Farm workers in America are protected by unique labor laws. The Fair Labor Standards Act (FLSA) ensures minimum wage and working-condition standards for most agricultural employees. When it comes to H-2B labor, employers must comply with specific requirements.
Who Is Considered to Be a Farm Worker?
A farm worker is any person who participates in farming, which is any activity that falls under the FLSA’s definition of agriculture. A primary farming activity serves to grow, cultivate or otherwise produce an agricultural or horticultural commodity. Examples include:
- Cultivating soil
- Growing and harvesting
- Raising livestock
This definition extends to all phases of production, including market preparation and final delivery. Livestock-related work must be direct, such as breeding, feeding, fattening or generally caring for animals. Farm labor laws may or may not cover certain secondary or preliminary activities, such as:
- Pasture aeration
- Roller chopping
The distinction really depends on the ultimate purpose of the work and whether the labor is incidental to or in conjunction with a primary activity. For instance, clearing land that you don’t intend to use for farming would likely not be considered an agricultural activity.
Farm Worker Wage Rights
All agricultural employees must be paid the federal minimum wage or more even if the employer pays a piece rate instead of an hourly rate. Additionally, workers must be paid time and a half for any hours in excess of 40 per week. However, there are some exceptions.
- The employer does not use more than 500 man days of labor in a calendar quarter.
- A worker is an immediate family member of his or her employer.
- A worker is employed exclusively for livestock production.
- Hand harvesters commute to the job, are paid a piece rate and work on the farm less than 13 weeks during a calendar year.
Employers are also required to maintain full payroll records. Each record must include employee information, job function, wage rate, regular hours worked, overtime hours worked, payment dates, period terms and all additions and deductions.
Farm Working Conditions
Farm employers who choose to offer transportation or employee housing must provide the following.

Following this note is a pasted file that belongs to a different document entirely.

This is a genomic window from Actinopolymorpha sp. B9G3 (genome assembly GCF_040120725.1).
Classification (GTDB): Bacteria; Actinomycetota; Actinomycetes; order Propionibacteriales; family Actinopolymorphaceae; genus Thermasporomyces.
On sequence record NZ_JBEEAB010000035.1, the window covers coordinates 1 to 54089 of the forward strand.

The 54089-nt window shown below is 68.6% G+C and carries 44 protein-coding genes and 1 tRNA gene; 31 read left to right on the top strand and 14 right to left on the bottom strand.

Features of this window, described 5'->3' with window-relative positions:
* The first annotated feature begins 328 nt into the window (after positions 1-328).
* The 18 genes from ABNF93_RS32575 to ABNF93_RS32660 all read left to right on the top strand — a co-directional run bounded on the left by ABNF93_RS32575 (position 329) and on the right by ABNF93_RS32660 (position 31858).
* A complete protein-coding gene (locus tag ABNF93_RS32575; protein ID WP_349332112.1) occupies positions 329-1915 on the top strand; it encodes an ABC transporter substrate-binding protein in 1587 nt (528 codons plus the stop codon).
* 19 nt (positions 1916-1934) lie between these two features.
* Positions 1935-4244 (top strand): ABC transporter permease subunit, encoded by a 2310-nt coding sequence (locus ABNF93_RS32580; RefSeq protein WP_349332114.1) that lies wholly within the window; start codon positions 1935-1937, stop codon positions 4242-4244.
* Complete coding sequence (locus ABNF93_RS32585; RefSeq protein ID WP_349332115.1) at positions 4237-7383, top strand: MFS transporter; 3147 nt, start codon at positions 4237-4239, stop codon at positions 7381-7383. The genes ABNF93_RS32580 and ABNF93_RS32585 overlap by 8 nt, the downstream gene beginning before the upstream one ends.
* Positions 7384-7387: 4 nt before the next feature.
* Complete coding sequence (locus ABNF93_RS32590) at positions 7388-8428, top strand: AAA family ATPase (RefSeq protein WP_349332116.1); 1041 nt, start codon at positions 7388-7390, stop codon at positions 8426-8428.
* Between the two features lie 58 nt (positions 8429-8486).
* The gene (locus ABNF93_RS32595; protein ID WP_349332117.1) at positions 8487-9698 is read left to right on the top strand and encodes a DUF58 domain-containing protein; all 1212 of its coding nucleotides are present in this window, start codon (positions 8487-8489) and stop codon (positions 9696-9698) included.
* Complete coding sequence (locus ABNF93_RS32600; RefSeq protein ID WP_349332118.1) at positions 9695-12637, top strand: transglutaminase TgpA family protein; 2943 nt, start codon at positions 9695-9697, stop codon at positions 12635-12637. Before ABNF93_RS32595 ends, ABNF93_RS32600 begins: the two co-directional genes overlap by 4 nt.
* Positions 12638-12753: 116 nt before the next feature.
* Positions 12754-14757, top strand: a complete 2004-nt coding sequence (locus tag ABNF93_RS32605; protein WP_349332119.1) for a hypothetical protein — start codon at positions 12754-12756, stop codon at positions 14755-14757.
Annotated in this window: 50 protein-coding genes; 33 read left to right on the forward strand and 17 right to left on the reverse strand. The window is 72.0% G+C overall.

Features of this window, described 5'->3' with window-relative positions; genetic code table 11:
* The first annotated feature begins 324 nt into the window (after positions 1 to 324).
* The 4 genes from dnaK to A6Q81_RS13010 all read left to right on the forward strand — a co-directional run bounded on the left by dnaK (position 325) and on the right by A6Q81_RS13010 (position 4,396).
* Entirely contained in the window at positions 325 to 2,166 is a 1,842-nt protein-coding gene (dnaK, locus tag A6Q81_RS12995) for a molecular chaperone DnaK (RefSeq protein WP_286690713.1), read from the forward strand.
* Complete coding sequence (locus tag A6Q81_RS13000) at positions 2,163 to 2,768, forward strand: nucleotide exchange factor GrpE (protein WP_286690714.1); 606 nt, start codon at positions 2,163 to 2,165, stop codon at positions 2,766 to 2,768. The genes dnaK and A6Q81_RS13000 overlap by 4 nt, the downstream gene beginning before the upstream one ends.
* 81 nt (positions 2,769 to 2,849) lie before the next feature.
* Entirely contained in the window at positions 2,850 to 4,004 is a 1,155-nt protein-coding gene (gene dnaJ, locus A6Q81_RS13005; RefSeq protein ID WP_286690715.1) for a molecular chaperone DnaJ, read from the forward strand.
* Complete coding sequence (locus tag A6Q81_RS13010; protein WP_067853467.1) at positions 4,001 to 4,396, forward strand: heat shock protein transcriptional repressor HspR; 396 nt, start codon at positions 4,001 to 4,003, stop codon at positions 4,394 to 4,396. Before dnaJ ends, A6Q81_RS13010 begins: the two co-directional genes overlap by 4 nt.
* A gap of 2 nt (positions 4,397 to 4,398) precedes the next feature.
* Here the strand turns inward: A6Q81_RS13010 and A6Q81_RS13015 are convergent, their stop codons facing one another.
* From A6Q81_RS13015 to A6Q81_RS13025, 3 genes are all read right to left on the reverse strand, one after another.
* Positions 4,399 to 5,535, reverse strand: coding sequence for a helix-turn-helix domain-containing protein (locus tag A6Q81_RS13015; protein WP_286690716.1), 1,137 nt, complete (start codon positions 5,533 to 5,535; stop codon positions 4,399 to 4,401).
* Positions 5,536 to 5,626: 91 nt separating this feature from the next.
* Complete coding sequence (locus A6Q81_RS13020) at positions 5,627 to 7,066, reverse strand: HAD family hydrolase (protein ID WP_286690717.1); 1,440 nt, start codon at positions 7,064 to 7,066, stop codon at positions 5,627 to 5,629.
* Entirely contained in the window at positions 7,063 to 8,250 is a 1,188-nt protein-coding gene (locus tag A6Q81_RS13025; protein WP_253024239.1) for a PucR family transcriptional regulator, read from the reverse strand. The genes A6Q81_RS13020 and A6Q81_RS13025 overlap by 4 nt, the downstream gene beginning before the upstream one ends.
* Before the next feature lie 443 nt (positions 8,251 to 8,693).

- Â A separate bed for each person and a separate seat for each passenger
- Hot and cold water
- A minimum of one shower for every 10 workers
- An adequate heating system
- Sanitary bathroom and kitchen facilities with no infestation
- Easy access to first aid kits
- Licensed drivers, current insurance, functioning vehicles and seat belts as required by law
The United States extends H-2B working visas to nonimmigrants who wish to enter the country to perform temporary, nonagricultural work on a seasonal, intermittent or one-time basis. Common areas include national parks, construction sites, ski resorts, hotels and theme parks. The following guidelines apply to employers who hire H-2B employees.
- Employment terms, requirements and working conditions for an H-2B employee must not be less favorable than those for a U.S. employee performing or seeking the same job.
- Working conditions must comply with all local, state and federal laws.
- Contract terms must clearly and accurately state employment dates, the number of requested positions and the reason for needing temporary work.
- Workers must be paid the prevailing or minimum wage, whichever is higher.
- Paychecks must reflect all applicable state and federal deductions.
- Workers cannot be required to pay an employer’s costs to secure the H-2B labor certification.
- Employers must secure a new certificate when transferring an H-2B employee outside the original intended area of work.
- Employers must keep accurate and complete employment records.
- If a worker is dismissed early, the employer must provide return transportation to the worker’s home country.
Migrant and Seasonal Agricultural Worker Protection Act
This act from 1983 addresses hiring migrant or seasonal agricultural workers. If you’re an employer wishing to hire temporary farm labor, be sure to double-check the specific requirements for your industry or state. When in doubt, consult an attorney.
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